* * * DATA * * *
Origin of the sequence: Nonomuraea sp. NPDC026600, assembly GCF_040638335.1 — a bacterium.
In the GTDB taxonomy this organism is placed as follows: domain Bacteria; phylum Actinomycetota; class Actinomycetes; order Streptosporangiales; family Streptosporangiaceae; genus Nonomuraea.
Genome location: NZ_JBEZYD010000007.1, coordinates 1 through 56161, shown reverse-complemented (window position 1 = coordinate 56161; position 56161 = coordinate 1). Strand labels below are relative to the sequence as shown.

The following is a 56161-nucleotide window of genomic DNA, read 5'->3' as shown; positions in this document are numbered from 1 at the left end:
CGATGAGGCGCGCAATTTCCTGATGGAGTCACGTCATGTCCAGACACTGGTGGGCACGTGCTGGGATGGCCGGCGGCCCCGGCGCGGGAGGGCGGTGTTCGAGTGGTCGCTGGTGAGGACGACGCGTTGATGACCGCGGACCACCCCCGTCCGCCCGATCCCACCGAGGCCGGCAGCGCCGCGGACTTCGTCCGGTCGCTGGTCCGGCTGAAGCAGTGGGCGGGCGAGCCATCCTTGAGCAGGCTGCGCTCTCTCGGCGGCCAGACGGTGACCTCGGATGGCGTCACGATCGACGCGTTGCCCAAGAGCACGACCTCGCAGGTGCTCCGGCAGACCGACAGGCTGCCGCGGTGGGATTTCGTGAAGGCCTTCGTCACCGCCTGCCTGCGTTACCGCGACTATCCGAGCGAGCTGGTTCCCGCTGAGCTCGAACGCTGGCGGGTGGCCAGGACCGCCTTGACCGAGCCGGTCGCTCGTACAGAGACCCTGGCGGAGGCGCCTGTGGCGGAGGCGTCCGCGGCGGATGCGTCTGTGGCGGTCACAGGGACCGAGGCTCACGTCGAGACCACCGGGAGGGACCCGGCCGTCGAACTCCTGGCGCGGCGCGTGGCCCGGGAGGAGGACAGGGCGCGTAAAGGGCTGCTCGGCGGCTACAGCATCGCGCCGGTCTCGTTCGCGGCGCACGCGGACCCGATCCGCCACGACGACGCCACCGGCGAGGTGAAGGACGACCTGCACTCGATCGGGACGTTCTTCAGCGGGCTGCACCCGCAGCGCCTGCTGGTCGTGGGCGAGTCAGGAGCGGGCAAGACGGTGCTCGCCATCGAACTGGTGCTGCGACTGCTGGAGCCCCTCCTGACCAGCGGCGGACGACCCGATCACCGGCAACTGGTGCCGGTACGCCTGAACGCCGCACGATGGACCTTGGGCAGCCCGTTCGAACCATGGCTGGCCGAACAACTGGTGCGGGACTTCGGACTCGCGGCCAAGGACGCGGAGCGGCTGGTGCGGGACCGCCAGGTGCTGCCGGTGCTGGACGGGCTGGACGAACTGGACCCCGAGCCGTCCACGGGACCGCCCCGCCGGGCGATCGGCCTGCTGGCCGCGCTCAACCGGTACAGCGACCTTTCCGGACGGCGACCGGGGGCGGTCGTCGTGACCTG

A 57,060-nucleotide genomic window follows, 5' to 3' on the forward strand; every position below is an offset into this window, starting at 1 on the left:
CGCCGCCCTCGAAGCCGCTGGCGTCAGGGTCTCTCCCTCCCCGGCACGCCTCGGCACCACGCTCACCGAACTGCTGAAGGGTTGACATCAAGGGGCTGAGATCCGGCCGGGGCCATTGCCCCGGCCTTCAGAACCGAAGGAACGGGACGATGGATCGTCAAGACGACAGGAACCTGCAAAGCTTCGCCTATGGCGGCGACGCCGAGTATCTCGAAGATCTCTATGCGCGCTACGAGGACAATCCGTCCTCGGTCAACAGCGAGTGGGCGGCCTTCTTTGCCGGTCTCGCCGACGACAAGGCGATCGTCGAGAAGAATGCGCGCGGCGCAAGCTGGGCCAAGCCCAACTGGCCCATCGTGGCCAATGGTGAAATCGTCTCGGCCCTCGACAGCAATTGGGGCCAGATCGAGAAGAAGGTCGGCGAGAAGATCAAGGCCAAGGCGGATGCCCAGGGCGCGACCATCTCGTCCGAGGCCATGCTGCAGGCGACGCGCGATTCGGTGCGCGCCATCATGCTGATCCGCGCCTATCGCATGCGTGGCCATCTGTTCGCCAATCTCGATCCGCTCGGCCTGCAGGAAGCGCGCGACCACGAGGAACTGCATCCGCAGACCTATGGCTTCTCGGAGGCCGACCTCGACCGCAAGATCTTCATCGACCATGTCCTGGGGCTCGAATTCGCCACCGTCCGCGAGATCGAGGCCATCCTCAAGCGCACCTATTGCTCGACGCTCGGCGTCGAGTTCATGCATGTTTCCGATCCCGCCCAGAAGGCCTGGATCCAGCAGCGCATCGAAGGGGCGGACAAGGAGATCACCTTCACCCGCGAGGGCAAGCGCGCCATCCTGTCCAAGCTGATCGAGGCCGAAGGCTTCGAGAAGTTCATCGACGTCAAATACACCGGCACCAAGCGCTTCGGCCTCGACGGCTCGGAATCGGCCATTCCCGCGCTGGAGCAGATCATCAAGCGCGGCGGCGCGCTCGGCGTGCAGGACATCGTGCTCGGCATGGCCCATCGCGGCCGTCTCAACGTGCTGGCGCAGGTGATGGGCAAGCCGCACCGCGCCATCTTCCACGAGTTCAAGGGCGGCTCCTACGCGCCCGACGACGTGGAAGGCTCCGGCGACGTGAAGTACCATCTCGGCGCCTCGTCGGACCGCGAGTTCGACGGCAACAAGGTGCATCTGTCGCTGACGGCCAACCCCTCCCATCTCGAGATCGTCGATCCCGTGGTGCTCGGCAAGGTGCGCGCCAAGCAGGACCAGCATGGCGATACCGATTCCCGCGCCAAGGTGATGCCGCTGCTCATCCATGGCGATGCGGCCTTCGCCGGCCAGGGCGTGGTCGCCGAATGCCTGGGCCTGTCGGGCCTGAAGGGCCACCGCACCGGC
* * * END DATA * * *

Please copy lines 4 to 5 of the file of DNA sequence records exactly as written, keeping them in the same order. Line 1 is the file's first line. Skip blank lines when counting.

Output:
The following is a 56161-nucleotide window of genomic DNA, read 5'->3' as shown; positions in this document are numbered from 1 at the left end:
CGATGAGGCGCGCAATTTCCTGATGGAGTCACGTCATGTCCAGACACTGGTGGGCACGTGCTGGGATGGCCGGCGGCCCCGGCGCGGGAGGGCGGTGTTCGAGTGGTCGCTGGTGAGGACGACGCGTTGATGACCGCGGACCACCCCCGTCCGCCCGATCCCACCGAGGCCGGCAGCGCCGCGGACTTCGTCCGGTCGCTGGTCCGGCTGAAGCAGTGGGCGGGCGAGCCATCCTTGAGCAGGCTGCGCTCTCTCGGCGGCCAGACGGTGACCTCGGATGGCGTCACGATCGACGCGTTGCCCAAGAGCACGACCTCGCAGGTGCTCCGGCAGACCGACAGGCTGCCGCGGTGGGATTTCGTGAAGGCCTTCGTCACCGCCTGCCTGCGTTACCGCGACTATCCGAGCGAGCTGGTTCCCGCTGAGCTCGAACGCTGGCGGGTGGCCAGGACCGCCTTGACCGAGCCGGTCGCTCGTACAGAGACCCTGGCGGAGGCGCCTGTGGCGGAGGCGTCCGCGGCGGATGCGTCTGTGGCGGTCACAGGGACCGAGGCTCACGTCGAGACCACCGGGAGGGACCCGGCCGTCGAACTCCTGGCGCGGCGCGTGGCCCGGGAGGAGGACAGGGCGCGTAAAGGGCTGCTCGGCGGCTACAGCATCGCGCCGGTCTCGTTCGCGGCGCACGCGGACCCGATCCGCCACGACGACGCCACCGGCGAGGTGAAGGACGACCTGCACTCGATCGGGACGTTCTTCAGCGGGCTGCACCCGCAGCGCCTGCTGGTCGTGGGCGAGTCAGGAGCGGGCAAGACGGTGCTCGCCATCGAACTGGTGCTGCGACTGCTGGAGCCCCTCCTGACCAGCGGCGGACGACCCGATCACCGGCAACTGGTGCCGGTACGCCTGAACGCCGCACGATGGACCTTGGGCAGCCCGTTCGAACCATGGCTGGCCGAACAACTGGTGCGGGACTTCGGACTCGCGGCCAAGGACGCGGAGCGGCTGGTGCGGGACCGCCAGGTGCTGCCGGTGCTGGACGGGCTGGACGAACTGGACCCCGAGCCGTCCACGGGACCGCCCCGCCGGGCGATCGGCCTGCTGGCCGCGCTCAACCGGTACAGCGACCTTTCCGGACGGCGACCGGGGGCGGTCGTCGTGACCTG